Today I’m stoked off the charts to review what has become a key element in my gear arsenal, the high density polyethylene, multi-purpose, rain cover carry all.
It is lightweight, reversible, foldable, reusable, and hypoallergenic. Six gold stars and three thumbs way, way up for this revolutionary product.
Designed with the on-the-go metro multi-tasker in mind, some verified uses include:
- Rain protection – cover your books, bags, monocle, mustache hair, etc.
- Carrying things – insert things and carry
And the list goes on. The things it can cover or carry are truly limitless. For the animal lover, be confident in picking up:
- Dog poop
- Cat poop
- Any species of poop, really
- The dead possum that the kids found down by the creek
The shod of feet will enjoy these added benefits:
- Quarantine your muddy loafers when in transport
- Wear between socks and shoes for emergency winter warmth
Dare I say that this staple resource rivals duct tape in versatility and potential for extremely satisfying feats of ingenuity.
Only 2 Cents
Single-use plastic grocery sacks cost stores around 2 cents each. For only 2 cents, they save us the immense trouble of having to either
- carry our purchases in our hands like some kind of animal,
- install an oil well in the backyard, refine the crude into molten plastic, and engineer a manufacturing system so as to create our own bags on demand, or
- fashion another cargo device out of scrap wood, cardboard, mustache hair, or the bags we got last time we went shopping.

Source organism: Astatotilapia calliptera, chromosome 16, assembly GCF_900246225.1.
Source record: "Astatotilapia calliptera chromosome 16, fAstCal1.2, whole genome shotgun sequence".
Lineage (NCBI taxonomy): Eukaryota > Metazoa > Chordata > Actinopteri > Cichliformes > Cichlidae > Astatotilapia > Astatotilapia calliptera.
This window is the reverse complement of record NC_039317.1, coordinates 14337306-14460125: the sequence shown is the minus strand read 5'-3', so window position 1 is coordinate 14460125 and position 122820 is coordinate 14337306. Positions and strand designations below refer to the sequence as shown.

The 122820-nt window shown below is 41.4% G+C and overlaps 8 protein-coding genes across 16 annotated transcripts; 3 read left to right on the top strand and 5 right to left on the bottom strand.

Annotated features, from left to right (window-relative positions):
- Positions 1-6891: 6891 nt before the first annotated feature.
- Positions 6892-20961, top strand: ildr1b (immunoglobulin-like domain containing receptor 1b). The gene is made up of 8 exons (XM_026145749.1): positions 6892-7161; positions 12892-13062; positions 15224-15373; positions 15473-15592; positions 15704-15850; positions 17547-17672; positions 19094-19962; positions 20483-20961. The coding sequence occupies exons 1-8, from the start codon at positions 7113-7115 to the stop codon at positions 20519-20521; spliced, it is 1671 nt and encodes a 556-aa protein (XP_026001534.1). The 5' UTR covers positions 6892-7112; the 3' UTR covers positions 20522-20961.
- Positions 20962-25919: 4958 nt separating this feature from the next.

With stores willing to defray the upfront cost, and the environment willing to absorb the unseen impact of humans producing and then disposing of over 500 million bags per year, its no wonder that we as consumers prefer to take a new bag rather than inconvenience ourselves with the forethought of bringing our own.
Our Legacy of Plastic
An empty plastic bag bounces down the highway like an urban tumbleweed before snagging on a haggard oleander bush. It flaps there in the breeze for the remainder of its 180,000 days of life on earth, content in having successfully accomplished its single-use, but restless with a feeling deep inside that it is capable of so much more.
The ephemeral plastic bag will outlive us all, a lasting emblem of our obsession with convenience.
We can do better, people. Let’s consider the true cost of convenience. Let’s acknowledge that the single-use lifestyle, though efficient in the short-term, is unsustainable and irresponsible in the long-term. Plastic is not our legacy.
Let’s give our high density polyethylene a second chance at life. Let’s reuse the environmentally subsidized plastic we’ve already created. Then, let’s say no to both paper and plastic. If we forget to bring our own portable carrying technology, we take the shopping cart to the trunk of our motorized carrying technology and we transfer our mostly unneeded purchases by hand. In the time it takes to complete the task, we don’t see any plastic bags blowing across the parking lot. Our legacy will be actual tumbleweeds.